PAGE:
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Safety First and Last: Don’t wipe out

The numbers are staggering! Slips, trips and falls account for approximately 42,000 annual incidents in Canada. These incidents account for about 17 per cent of the “lost time injuries” accepted by workers’ compensation boards across Canada, according to the Association of Workers’ Compensation Boards of Canada.


September 18, 2015
By Jeff Thorne

Topics

The majorities of falls occur from a standing a height and happen on the same level, while the remaining falls are from a working height to a lower level. Let’s focus on falls from a standing height only.

Slips occur when there is too little traction between the sole of the footwear and the walking surface. Slips can be a result of wet or oily surfaces, spills, weather conditions, poorly anchored rugs or mats as well as surfaces that do not have the same degree of traction in all areas. In most cases, slips cause us to fall backwards.

Trips occur when your foot strikes an object, causing you to lose balance resulting in a fall. Trips can result from clutter, cables or cords, poorly conditioned steps or walking surfaces, poor lighting or obstructed views.

Additional factors that may contribute to these incidents include fatigue, failing eyesight or the use of bifocals preventing clear view of the walking area, inappropriate, loose or poorly fitting footwear as smooth or worn soles may cause an individual to slip.

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So why are these types of falls from a standing height such an issue? Here’s an example. Take an individual walking across the floor, hands full with an obstructed view, contacting an object resulting in a trip. Most of us in our lifetime will have the unfortunate pleasure of being involved in this type of scenario. When we fall, the most common and quickest reaction is to put out our hands or to reach for something to break our fall. A 1.25-centimeter-squared area absorbs most of the energy on the body. This could be the wrists, elbow, hip, tailbone, knee or the back of the head. In our scenario, if this individual was five-foot-nine and weighed 185 pounds, this is approximately 150 kilograms of force absorbed by that small area. Ouch!

The severity of these incidents can be increased by hazards in the surrounding environment. These may include open rotating parts, sharp or hot materials or blunt edges at lower levels.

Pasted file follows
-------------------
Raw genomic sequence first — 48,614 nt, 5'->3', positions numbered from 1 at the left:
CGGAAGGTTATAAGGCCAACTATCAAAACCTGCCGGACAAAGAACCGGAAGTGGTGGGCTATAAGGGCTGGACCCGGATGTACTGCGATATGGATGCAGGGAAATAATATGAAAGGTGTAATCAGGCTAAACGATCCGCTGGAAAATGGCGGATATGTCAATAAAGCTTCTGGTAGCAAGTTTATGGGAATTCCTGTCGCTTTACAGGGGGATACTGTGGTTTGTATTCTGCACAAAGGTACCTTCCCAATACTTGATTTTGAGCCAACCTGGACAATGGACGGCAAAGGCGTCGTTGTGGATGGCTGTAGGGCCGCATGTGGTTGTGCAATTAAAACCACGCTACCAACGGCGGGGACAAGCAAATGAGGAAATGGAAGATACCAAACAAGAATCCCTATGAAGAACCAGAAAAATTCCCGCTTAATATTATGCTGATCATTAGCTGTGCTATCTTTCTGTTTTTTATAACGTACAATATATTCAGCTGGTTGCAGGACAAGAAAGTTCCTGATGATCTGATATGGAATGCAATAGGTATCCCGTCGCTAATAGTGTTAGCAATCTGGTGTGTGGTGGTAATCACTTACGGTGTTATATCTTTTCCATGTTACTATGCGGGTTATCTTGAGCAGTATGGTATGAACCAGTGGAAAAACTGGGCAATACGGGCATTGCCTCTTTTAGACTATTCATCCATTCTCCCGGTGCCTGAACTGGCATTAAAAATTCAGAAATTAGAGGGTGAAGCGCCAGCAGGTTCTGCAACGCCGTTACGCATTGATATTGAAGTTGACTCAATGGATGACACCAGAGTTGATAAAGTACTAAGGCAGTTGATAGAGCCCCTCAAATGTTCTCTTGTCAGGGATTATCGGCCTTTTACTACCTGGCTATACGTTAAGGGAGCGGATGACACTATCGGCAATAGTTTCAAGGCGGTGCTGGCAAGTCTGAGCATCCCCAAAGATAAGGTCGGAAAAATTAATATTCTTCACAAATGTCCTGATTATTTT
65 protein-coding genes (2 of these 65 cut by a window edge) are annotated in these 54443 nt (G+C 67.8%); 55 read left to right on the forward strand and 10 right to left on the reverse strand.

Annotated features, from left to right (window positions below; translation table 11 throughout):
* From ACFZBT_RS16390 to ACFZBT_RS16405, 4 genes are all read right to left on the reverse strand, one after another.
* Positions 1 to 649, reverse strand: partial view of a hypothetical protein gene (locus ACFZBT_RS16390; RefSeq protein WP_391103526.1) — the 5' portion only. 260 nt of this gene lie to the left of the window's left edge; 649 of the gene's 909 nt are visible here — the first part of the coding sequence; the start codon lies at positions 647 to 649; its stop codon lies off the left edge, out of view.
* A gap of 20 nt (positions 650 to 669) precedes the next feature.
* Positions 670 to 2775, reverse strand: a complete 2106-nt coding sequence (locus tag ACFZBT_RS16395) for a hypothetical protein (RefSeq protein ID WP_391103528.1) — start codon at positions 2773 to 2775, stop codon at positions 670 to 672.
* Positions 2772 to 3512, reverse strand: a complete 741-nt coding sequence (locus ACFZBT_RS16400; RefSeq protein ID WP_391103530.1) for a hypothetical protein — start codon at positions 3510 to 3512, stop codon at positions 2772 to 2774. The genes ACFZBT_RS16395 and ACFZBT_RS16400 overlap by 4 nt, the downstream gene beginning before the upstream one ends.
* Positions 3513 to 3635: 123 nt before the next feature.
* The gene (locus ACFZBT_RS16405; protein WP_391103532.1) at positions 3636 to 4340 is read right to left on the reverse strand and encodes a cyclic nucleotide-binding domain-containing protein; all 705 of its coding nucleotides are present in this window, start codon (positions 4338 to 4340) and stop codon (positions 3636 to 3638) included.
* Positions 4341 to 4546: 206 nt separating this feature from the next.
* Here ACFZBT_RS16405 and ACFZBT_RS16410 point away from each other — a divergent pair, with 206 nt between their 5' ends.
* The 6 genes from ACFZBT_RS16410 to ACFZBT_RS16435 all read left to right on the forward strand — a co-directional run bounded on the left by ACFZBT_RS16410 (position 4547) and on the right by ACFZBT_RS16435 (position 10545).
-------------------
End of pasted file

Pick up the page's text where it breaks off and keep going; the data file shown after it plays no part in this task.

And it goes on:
In order to reduce the frequency and severity of these incidents, one must always focus on prevention. Prevention of slips, trips and falls on the same level rests mainly with solid housekeeping practices. Good housekeeping includes having a policy that identifies employer and worker responsibility with respect to slips, trips and falls. Policy sets the commitment that poor housekeeping practices will not be tolerated and can identify when and how often slip, trip and fall conditions are evaluated.

Additional housekeeping practices include ensuring aisles and passageways are free from clutter and lighting is adequate to ensure glare and shadows are reduced so that trip hazards or irregularities in the surface are clearly visible. Replacing burnt out light bulbs promptly will also assist in this area.

All spills should be cleaned up immediately or marked so that the condition is clearly visible. If wet conditions are commonplace, matting or provisions for dry standing should be provided. Carpeting or matting that doesn’t lay flat should be tacked down or replaced and any irregularities in walking surfaces should be clearly identified.

There have been some great advancements in footwear, however, there is not one type of sole for every type of surface condition. It is essential that the proper footwear be selected.

Last but not least, we can be part of the problem! In short, take your time and pay attention to the path of travel, ensure your footwear, walking pace and stride matches the surface conditions and be conscious of high-traffic areas. Don’t let your ego get in the way and load up your arms obstructing your view. Take two trips if you
need too.

Some say that working safely may get old, but so do those who practice it.


Jeff Thorne is manager of training and consulting at Occupational Safety Group